This time the boy-meets-girl part of the story remains true to his earlier works. Elmer (Keaton) is a besotted fan of stage actress Trilby Drew (Dorothy Sebastian), who is starring in a Civil War era play he has seen dozens of times. Of course she doesn’t even know he’s alive and is irritated when she does. Her heart belongs to her egotistical co-star Lionel Benmore (Edward Earle), so she hardly has time to notice his hapless devotion.
When Trilby’s heart is broken she hastily marries Elmer and proves to be a handful he can hardly keep together. Their first night together involves separate bedrooms and the bride getting publicly trashed at an expensive nightclub. This sets up one of Keaton’s most notorious set pieces, in which he tries to put his inebriated wife to bed and fails in just about every way.
In spite of this he doesn’t give up on her, even when her entourage steps in- and eventually Lionel himself- telling him the marriage is a sham and will get annulled. The two of them are separated then reunited under rather unbelievable circumstances, but the film is so much fun it hardly matters. Sebastian is one of Keaton’s best scene partners because she is spirited and funny on her own, with the perfect chops as an actress and comedian to nail her part. She goes from a woman who doesn’t have the time of day for our hero to someone endeavoring to deserve him.
Like The Cameraman, Spite Marriage has more pathos than the pictures Keaton produced before MGM, but neither of them compare to Free and Easy, his first foray into sound. The film mirrors reality as it follows Keaton heading for the bright lights of Hollywood only to realize that what he expected couldn’t be further from the truth. The same thing was happening to Keaton in reality, with Easy signifying the loss of his creative control and the studio’s dominance.
In Easy Keaton plays another Elmer, the manager and chaperone of beauty queen Elvira Plunkett (Anita Page). He travels by train with her and her overbearing mother, Ma Plunkett (the incomparable Trixie Friganza), to MGM for the promise of a screen test. Elmer harbors feelings for the shy and unassuming Elvira, but it isn’t long before he’s upstaged by a rival, a successful studio actor named Larry Mitchell (Robert Montgomery). Shenanigans ensue (of course), like Elmer disguising himself as a driver and trying to sabotage their first date.
Unfortunately the more the film goes on the more disjointed it becomes, proving to be more of a commercial for MGM Studios and featuring cameos from several contracted directors and players while Elmer bumbles through their sets and ruins their shoots. In spite of this he gets hired as comedian and placed in a picture, giving him more opportunities to unintentionally ruin scenes. One sequence involves dialogue-based humor that drags beyond believability. It was this kind of thing that Keaton disagreed with but couldn’t fight the studio on. They were so excited by the advent of sound that they believed punchlines were more important than furthering the story.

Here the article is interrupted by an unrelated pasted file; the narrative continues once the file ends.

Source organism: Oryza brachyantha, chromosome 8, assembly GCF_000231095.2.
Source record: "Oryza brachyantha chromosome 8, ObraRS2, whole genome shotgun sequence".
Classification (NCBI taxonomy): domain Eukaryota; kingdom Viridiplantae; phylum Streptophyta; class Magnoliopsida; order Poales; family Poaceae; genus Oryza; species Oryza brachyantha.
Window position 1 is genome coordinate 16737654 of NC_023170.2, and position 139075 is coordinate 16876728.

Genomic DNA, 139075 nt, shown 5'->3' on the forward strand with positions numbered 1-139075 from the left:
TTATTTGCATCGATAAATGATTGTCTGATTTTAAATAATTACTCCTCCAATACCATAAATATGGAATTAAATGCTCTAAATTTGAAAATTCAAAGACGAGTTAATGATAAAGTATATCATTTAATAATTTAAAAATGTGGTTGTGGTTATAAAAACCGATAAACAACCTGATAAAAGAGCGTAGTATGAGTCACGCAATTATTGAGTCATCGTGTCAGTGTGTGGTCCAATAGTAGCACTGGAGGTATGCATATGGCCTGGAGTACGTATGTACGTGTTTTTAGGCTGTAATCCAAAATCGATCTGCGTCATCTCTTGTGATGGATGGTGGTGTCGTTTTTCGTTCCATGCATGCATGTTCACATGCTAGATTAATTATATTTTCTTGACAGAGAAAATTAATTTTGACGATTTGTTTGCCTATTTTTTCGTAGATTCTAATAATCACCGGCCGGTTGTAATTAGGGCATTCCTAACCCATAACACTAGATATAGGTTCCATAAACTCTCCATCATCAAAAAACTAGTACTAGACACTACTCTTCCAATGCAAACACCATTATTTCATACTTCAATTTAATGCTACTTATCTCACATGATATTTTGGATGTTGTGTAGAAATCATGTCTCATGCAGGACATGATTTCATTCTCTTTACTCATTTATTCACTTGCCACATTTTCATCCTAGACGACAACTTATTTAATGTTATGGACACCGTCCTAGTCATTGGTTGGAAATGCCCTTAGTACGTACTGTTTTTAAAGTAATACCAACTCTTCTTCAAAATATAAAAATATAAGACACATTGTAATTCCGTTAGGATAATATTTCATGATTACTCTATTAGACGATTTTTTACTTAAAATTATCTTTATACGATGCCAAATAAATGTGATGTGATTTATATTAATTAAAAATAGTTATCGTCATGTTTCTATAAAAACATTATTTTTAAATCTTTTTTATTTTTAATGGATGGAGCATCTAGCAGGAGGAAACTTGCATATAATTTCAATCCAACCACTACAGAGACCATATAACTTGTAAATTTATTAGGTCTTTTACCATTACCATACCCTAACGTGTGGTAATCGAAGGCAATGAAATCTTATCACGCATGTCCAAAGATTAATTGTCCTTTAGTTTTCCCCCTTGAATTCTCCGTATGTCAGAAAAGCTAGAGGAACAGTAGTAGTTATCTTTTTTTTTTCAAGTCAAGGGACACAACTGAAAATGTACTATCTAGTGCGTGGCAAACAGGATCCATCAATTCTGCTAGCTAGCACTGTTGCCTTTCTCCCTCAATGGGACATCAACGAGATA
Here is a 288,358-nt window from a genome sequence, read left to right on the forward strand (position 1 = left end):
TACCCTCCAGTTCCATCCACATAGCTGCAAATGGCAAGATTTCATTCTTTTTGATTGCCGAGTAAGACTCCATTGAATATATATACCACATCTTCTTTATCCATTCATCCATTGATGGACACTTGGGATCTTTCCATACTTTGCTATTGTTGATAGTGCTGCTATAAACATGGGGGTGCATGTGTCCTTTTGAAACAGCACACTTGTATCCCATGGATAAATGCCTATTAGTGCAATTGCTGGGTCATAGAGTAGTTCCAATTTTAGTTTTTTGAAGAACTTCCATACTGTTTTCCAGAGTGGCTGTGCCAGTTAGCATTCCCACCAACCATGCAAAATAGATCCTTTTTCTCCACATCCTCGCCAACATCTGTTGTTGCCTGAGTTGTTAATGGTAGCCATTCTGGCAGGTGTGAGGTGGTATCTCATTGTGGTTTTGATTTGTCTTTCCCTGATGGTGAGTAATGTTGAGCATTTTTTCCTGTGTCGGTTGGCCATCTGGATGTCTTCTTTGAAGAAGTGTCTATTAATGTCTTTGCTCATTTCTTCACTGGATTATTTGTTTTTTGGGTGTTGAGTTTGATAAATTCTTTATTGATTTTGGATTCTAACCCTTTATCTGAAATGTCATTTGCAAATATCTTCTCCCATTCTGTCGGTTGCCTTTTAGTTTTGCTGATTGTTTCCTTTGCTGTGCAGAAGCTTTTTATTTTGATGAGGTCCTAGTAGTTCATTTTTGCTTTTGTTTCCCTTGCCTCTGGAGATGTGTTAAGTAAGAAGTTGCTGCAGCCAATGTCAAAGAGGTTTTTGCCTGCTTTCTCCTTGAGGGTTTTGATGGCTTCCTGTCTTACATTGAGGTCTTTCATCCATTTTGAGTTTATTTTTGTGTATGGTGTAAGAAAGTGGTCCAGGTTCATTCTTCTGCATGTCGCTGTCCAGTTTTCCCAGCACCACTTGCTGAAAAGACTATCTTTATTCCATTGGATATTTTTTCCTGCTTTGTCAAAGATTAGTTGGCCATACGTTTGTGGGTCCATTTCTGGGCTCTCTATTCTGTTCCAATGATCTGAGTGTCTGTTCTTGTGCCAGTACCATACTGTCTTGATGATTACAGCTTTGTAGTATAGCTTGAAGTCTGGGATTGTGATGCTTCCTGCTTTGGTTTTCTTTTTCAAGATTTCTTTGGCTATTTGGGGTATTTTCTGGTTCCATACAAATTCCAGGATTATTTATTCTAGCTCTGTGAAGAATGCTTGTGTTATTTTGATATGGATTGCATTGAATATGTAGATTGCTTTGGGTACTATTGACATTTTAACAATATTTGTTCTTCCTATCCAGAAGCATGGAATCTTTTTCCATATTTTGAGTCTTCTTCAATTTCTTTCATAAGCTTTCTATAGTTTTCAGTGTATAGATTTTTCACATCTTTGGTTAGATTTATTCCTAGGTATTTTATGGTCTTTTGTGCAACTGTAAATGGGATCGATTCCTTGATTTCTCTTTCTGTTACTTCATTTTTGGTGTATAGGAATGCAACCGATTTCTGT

It’s only when Keaton shares scenes with Friganza that the film becomes interesting again, with the two of them playing a bickering king and queen who solve their marital problems through the inexplicable power of DANCE. It hardly makes sense, but at least it’s entertaining.
Just as inexplicable are the song and dance numbers that follow, but these moments of humor and physicality still highlight Keaton’s talent. He can sing, dance and perform well, even though the film definitely isn’t his. By the end he is made up to look like a tragic clown, attached to wires and flopping like a puppet on a sound stage. The symbolism is a bit much, considering how little control he had and creatively frustrated he was behind the camera.
Sadly Free and Easy ends on a sour note that foreshadows Keaton’s future. His dream girl ultimately chooses Larry Mitchell and he has to let her go. The last shot is him breaking character as the two of them embrace during the final number, a look of heartbreak on his face.
Within three years of releasing Free and Easy MGM was finished with Keaton. It would be decades before there was a renewed critical interest in his work, and thank God– without the attentiveness of cinephiles he might have been doomed to obscurity.
It wasn’t until 2002 that I was exposed to Keaton, discovering that his creativity was as enchanting as it was timeless. Since then he has become one of my favorite performers. When someone asked me why I remembered replying, “Because he makes things dreams are made of.”
That remains true, and hopefully those dreams will last another century or more.